Accession Number:

ADA478794

Title:

U.S. Nuclear Cooperation with India: Issues for Congress

Descriptive Note:

Congressional rept.

Corporate Author:

LIBRARY OF CONGRESS WASHINGTON DC CONGRESSIONAL RESEARCH SERVICE

Personal Author(s):

Report Date:

2008-02-12

Pagination or Media Count:

40.0

Abstract:

India and the United States announced July 27, 2007, that they had reached agreement on the text of a nuclear cooperation agreement. Since then, New Delhi and the International Atomic Energy Agency IAEA have met four times to formulate a nuclear safeguards agreement. Such an agreement is required by P.L. 109-401, the Henry J. Hyde United States-India Peaceful Atomic Energy Cooperation Act of 2006, which President Bush signed into law December 18, 2006. In his signing statement, President Bush noted that the act will strengthen the strategic relationship between the United States and India. With respect to particular provisions, President Bush stated that the executive branch would construe two sections of the bill as advisory only policy statements in Section 103 and the restriction contained in Section 104 d 2 on transferring items to India that would not meet NSG guidelines. On the first, the President cited the Constitutions commitment to the presidency of the authority to conduct the Nations foreign affairs on the second, the President raised the question of whether the provision unconstitutionally delegated legislative power to an international body. In other words, the President was questioning whether Congress were ceding authority to approve U.S. exports to the Nuclear Suppliers Group. However, U.S. officials, including Secretary of State Rice, have formally told Congress multiple times that the United States government would abide by NSG guidelines. The Presidents signing statement also noted that the executive branch would construe provisions of the Act that mandate, regulate, or prohibit submission of information to the Congress, an international organization, in a manner consistent with the Presidents constitutional authority to protect and control information that could impair foreign relations, national security, the deliberative processes of the Executive, or the performance of the Executives constitutional duties.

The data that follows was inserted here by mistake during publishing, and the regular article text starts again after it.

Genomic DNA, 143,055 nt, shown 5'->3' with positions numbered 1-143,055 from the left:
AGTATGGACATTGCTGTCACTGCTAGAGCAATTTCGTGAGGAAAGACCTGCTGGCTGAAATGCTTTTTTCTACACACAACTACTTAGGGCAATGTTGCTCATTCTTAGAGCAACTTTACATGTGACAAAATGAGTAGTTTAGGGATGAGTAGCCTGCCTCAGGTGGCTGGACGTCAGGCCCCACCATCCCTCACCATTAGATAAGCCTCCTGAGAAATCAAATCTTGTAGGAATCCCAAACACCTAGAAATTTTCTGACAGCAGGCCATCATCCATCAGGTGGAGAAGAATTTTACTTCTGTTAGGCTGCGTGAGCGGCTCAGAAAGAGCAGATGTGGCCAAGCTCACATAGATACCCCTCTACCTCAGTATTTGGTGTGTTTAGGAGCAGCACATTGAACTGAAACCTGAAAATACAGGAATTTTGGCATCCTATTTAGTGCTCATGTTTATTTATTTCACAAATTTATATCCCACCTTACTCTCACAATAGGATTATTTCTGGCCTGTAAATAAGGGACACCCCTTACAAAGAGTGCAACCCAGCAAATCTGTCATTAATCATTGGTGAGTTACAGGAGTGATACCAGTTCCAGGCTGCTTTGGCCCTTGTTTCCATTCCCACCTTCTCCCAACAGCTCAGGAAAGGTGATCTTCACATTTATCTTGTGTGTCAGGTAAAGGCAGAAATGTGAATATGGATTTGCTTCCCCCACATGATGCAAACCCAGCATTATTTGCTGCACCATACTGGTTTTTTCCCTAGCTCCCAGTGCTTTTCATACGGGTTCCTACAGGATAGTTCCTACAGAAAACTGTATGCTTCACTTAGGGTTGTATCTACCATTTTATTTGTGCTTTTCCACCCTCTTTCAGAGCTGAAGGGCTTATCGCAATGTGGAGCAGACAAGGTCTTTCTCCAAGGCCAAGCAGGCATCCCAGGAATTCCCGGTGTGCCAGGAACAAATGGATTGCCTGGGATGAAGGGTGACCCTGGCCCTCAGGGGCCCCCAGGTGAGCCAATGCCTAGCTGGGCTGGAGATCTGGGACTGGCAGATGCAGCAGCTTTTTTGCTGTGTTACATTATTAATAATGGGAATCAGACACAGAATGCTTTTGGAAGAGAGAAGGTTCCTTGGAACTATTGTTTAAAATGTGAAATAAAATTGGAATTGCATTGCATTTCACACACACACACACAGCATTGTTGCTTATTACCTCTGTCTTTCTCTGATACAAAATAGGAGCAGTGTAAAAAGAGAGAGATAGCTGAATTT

Subject Categories:

  • Government and Political Science
  • Nuclear Physics and Elementary Particle Physics

Distribution Statement:

APPROVED FOR PUBLIC RELEASE